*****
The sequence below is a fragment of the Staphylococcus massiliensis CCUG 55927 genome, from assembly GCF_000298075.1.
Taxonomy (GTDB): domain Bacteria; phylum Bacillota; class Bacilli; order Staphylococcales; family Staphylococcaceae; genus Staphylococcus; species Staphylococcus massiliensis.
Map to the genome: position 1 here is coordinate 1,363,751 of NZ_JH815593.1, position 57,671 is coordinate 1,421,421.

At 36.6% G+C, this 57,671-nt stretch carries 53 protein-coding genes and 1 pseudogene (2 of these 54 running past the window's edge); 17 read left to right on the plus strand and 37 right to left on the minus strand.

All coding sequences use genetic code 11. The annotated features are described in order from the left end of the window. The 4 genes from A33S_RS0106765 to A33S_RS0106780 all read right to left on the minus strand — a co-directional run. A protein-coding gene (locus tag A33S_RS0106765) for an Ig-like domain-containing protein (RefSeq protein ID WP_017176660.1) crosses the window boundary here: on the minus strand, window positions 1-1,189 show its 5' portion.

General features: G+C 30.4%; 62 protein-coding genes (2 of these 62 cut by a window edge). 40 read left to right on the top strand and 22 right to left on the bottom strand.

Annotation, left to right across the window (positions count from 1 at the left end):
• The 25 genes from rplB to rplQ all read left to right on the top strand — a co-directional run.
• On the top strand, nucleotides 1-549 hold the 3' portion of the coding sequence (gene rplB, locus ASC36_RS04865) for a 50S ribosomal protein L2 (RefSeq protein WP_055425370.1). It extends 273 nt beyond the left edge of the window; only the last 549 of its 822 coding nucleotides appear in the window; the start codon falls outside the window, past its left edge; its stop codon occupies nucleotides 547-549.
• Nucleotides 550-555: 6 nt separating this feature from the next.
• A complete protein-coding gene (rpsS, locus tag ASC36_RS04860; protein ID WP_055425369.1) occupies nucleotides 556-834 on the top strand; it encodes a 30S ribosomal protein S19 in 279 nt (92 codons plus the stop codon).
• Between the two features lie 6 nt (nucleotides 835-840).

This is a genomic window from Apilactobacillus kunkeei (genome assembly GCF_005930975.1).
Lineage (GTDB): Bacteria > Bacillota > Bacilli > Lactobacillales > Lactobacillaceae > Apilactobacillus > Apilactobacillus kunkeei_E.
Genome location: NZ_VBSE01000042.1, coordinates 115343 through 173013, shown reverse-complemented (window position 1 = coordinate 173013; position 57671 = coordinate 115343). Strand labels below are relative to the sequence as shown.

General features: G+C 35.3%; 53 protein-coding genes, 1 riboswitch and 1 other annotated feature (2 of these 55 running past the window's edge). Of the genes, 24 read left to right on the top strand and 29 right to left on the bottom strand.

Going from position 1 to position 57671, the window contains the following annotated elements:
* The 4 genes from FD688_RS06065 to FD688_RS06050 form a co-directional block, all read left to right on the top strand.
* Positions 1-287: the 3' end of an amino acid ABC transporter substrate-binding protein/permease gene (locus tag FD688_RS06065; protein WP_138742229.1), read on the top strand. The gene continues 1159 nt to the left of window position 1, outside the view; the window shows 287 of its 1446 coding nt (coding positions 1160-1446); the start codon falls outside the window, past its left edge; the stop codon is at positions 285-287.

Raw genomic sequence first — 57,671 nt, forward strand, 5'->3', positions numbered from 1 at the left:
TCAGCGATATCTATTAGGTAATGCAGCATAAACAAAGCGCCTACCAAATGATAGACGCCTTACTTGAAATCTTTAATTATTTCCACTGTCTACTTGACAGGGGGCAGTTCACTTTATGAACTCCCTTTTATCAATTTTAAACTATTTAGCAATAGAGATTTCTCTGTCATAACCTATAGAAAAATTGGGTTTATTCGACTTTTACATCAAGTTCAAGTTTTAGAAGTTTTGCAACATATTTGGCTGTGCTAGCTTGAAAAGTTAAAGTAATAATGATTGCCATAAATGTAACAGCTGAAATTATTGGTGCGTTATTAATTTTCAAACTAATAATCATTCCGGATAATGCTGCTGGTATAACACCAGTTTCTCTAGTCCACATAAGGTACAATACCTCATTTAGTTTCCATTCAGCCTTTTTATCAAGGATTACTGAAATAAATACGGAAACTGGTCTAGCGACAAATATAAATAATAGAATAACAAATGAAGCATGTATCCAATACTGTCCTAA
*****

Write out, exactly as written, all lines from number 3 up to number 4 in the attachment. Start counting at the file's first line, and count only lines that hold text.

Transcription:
Map to the genome: position 1 here is coordinate 1,363,751 of NZ_JH815593.1, position 57,671 is coordinate 1,421,421.

At 36.6% G+C, this 57,671-nt stretch carries 53 protein-coding genes and 1 pseudogene (2 of these 54 running past the window's edge); 17 read left to right on the plus strand and 37 right to left on the minus strand.